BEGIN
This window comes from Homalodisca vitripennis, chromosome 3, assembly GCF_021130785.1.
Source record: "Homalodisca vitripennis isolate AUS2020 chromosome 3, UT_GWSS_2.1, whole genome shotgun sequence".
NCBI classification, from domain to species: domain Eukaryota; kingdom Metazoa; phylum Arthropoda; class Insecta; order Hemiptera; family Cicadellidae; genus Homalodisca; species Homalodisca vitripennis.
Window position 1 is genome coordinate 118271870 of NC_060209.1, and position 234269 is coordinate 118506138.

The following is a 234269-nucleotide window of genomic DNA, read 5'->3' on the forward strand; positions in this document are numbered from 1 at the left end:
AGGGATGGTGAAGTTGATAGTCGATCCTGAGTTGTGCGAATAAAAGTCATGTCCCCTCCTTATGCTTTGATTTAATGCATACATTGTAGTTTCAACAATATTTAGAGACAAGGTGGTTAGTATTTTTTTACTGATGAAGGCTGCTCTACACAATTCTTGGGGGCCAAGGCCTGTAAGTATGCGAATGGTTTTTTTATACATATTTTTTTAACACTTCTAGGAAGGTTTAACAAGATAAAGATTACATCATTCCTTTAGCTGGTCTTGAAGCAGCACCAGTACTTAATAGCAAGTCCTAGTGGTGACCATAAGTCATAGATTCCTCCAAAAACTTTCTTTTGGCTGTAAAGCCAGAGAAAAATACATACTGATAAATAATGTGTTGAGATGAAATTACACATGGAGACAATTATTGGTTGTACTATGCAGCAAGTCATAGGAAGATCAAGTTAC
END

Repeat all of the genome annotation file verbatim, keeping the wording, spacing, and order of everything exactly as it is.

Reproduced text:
This window comes from Homalodisca vitripennis, chromosome 3, assembly GCF_021130785.1.
Source record: "Homalodisca vitripennis isolate AUS2020 chromosome 3, UT_GWSS_2.1, whole genome shotgun sequence".
NCBI classification, from domain to species: domain Eukaryota; kingdom Metazoa; phylum Arthropoda; class Insecta; order Hemiptera; family Cicadellidae; genus Homalodisca; species Homalodisca vitripennis.
Window position 1 is genome coordinate 118271870 of NC_060209.1, and position 234269 is coordinate 118506138.

The following is a 234269-nucleotide window of genomic DNA, read 5'->3' on the forward strand; positions in this document are numbered from 1 at the left end:
AGGGATGGTGAAGTTGATAGTCGATCCTGAGTTGTGCGAATAAAAGTCATGTCCCCTCCTTATGCTTTGATTTAATGCATACATTGTAGTTTCAACAATATTTAGAGACAAGGTGGTTAGTATTTTTTTACTGATGAAGGCTGCTCTACACAATTCTTGGGGGCCAAGGCCTGTAAGTATGCGAATGGTTTTTTTATACATATTTTTTTAACACTTCTAGGAAGGTTTAACAAGATAAAGATTACATCATTCCTTTAGCTGGTCTTGAAGCAGCACCAGTACTTAATAGCAAGTCCTAGTGGTGACCATAAGTCATAGATTCCTCCAAAAACTTTCTTTTGGCTGTAAAGCCAGAGAAAAATACATACTGATAAATAATGTGTTGAGATGAAATTACACATGGAGACAATTATTGGTTGTACTATGCAGCAAGTCATAGGAAGATCAAGTTAC